Impact of Light and Glass on migratory birds

Building collisions, and particularly collisions with windows, are a major anthropogenic threat to birds, with rough estimates of between 100 million and 1 billion birds killed annually in the United States. The two major threats to birds are artificial light and glass. Most of the window-strike victims are migratory birds moving upwards in the spring to breed in the Arctic tundra or moving southward in autumn to winter in warmer areas, near the tropic or even South America.

In NYC, bird collisions are a significant issue. The city is home to over 8 million people, and is located along the Atlantic Flyway, a major migratory bird route. Over 450 species of migratory birds pass through NYC each year, making it one of the most important stopovers for migratory birds in the United States. However, the city’s tall, glass-covered buildings pose a serious threat to these birds. Glass buildings reflect and refract sunlight, making them invisible to the birds, causing them to collide with the windows. It is estimated that up to 230,000 birds per year die from collisions with buildings in NYC.

For the precious few who survive and are rescued, the Wild Bird Fund is their emergency room in Manhattan. Each year, the rehab team takes in about 1,200 window-strike victims, mostly migrating songbirds, such as warblers, vireos, and sparrows. After the recovery, patients are released back to nature.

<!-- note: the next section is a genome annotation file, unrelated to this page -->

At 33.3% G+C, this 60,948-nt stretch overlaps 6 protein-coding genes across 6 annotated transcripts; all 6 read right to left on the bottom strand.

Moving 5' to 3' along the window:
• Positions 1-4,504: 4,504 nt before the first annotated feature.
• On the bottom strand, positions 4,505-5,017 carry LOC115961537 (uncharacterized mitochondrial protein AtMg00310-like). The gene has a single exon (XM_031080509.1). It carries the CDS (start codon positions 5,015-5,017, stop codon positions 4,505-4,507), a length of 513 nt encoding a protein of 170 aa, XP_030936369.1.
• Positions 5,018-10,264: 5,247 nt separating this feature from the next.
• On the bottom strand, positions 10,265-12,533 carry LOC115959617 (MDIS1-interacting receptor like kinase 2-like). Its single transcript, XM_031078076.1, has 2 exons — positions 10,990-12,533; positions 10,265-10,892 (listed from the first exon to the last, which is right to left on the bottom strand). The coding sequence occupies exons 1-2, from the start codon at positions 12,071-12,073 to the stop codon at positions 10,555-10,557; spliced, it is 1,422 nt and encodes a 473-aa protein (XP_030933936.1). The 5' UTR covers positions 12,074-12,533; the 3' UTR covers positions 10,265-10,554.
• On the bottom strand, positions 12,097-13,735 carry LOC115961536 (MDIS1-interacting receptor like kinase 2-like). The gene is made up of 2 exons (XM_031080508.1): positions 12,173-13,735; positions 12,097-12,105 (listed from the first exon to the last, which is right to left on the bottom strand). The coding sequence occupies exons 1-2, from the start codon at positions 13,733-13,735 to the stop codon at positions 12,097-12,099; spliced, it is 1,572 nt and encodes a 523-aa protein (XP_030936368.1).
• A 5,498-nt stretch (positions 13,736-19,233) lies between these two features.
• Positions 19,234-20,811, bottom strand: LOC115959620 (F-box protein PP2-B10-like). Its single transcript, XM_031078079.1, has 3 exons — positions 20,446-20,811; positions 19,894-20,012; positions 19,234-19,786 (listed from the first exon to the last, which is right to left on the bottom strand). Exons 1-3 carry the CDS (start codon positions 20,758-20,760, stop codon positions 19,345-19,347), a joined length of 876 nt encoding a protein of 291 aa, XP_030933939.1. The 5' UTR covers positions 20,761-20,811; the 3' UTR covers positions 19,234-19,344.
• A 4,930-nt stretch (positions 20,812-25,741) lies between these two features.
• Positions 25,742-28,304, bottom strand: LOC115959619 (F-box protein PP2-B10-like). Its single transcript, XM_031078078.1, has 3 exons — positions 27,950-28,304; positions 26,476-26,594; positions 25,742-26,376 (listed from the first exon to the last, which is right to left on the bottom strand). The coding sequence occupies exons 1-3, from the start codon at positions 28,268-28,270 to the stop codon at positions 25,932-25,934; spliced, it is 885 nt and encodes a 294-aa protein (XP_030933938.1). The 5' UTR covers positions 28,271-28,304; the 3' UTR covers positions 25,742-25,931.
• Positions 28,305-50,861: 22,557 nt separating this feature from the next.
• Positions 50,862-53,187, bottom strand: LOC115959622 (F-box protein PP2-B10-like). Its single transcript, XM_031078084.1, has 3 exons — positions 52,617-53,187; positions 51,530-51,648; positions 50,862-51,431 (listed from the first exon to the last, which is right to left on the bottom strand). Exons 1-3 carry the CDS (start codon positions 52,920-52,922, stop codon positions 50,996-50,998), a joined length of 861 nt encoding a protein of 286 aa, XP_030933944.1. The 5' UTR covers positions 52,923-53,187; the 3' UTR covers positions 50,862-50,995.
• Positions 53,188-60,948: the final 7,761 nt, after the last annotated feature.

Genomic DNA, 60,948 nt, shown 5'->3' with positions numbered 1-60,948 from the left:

Many of these strikes could be prevented by turning off the lights at night and using bird-friendly glass in buildings known to be hotspots for bird collisions. In order to promote the adoption of bird-friendly design both locally and as an industry standard, NYC Audubon supports bird-friendly policy and legislation through grassroots advocacy campaigns and outreach to stakeholders in the New York City government. December 2019 marked a major victory for NYC’s birds. The New York City Council passed Initiative 1482-2019, now Local Law 15, the most comprehensive bird-friendly building legislation in the U.S. This bill amends the New York City building code to require that new construction, and significantly altered buildings, use bird-friendly materials.

Text and photographs by Hector Cordero